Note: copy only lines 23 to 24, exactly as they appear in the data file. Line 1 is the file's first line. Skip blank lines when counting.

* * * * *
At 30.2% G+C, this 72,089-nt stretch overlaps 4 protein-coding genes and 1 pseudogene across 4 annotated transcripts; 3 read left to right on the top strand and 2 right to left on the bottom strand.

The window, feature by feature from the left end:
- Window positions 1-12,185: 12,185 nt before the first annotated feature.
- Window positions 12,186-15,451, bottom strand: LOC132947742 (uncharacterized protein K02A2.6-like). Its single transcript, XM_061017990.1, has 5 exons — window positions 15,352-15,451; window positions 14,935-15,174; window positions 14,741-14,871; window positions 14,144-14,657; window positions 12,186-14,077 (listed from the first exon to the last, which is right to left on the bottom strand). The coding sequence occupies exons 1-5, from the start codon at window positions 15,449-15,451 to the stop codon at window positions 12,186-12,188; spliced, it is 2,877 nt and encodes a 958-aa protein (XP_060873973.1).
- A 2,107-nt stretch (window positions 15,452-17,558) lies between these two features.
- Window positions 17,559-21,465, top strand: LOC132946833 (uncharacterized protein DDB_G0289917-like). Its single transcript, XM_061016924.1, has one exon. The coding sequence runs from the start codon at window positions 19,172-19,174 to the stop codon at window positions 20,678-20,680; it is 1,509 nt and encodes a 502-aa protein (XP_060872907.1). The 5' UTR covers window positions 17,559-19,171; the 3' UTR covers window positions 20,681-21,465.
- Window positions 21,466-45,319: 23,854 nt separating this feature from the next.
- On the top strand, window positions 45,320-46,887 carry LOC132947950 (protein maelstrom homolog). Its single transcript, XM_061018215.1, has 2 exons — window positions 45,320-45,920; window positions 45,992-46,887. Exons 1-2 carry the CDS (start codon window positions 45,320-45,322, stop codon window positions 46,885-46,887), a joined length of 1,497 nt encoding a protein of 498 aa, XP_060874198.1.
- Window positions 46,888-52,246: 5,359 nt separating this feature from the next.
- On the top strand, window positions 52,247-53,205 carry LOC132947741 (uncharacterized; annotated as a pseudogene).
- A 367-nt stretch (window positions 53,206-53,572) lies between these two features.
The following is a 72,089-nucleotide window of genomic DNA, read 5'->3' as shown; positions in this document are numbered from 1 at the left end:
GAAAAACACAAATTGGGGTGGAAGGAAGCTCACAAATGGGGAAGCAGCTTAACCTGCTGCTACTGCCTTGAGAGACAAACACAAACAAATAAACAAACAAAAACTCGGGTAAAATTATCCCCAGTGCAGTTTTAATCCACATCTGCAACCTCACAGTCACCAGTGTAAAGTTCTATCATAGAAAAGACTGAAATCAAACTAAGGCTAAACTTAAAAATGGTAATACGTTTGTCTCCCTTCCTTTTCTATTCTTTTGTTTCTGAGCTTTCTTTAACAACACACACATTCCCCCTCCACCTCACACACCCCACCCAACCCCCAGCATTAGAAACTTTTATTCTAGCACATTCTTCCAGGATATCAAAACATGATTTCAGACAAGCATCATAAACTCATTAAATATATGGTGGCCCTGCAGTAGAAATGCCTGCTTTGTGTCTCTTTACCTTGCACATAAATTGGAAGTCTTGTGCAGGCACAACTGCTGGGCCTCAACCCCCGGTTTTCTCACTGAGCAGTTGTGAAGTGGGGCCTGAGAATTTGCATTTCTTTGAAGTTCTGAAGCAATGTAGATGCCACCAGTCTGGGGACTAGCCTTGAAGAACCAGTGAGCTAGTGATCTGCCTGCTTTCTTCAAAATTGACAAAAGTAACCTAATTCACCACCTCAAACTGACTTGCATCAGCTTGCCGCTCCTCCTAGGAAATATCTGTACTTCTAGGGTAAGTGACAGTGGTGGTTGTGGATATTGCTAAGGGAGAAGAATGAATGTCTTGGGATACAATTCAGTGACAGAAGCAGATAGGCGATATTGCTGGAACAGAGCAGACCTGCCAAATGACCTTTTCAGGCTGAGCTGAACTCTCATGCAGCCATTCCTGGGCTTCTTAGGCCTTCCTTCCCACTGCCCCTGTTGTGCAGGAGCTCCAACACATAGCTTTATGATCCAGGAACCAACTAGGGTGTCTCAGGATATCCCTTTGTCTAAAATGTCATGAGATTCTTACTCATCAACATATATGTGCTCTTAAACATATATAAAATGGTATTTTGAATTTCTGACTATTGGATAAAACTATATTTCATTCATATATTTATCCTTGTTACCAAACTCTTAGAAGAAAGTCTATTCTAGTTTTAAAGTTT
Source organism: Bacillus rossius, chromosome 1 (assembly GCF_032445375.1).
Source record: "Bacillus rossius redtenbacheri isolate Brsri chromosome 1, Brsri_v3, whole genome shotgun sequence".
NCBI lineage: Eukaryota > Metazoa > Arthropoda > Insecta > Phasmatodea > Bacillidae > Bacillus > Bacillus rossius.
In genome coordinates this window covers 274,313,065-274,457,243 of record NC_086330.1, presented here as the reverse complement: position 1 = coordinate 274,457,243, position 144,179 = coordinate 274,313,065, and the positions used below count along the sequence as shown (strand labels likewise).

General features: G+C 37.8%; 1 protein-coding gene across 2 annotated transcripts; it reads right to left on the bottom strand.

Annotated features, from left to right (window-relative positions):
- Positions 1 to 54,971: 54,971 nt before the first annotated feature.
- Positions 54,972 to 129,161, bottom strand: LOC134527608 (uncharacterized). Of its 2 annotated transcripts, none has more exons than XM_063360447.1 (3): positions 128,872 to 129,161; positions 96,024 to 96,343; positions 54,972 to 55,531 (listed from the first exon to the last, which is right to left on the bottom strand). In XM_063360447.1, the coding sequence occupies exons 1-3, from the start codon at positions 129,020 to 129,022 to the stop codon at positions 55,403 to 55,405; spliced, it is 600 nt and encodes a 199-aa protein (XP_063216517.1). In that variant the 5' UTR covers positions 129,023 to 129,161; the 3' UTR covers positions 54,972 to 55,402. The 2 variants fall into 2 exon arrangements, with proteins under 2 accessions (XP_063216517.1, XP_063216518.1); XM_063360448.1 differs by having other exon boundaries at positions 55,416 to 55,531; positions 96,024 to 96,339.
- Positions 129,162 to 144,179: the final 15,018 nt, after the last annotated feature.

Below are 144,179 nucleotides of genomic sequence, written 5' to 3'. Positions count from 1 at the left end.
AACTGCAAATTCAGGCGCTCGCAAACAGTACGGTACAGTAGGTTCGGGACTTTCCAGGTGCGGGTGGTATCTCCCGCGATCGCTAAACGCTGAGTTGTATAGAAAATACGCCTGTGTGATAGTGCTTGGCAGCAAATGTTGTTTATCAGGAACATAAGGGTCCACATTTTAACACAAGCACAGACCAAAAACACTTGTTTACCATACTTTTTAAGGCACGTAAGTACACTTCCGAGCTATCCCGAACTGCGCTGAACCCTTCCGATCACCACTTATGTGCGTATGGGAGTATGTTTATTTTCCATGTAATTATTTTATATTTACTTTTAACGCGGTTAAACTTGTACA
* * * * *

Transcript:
Below are 144,179 nucleotides of genomic sequence, written 5' to 3'. Positions count from 1 at the left end.
AACTGCAAATTCAGGCGCTCGCAAACAGTACGGTACAGTAGGTTCGGGACTTTCCAGGTGCGGGTGGTATCTCCCGCGATCGCTAAACGCTGAGTTGTATAGAAAATACGCCTGTGTGATAGTGCTTGGCAGCAAATGTTGTTTATCAGGAACATAAGGGTCCACATTTTAACACAAGCACAGACCAAAAACACTTGTTTACCATACTTTTTAAGGCACGTAAGTACACTTCCGAGCTATCCCGAACTGCGCTGAACCCTTCCGATCACCACTTATGTGCGTATGGGAGTATGTTTATTTTCCATGTAATTATTTTATATTTACTTTTAACGCGGTTAAACTTGTACA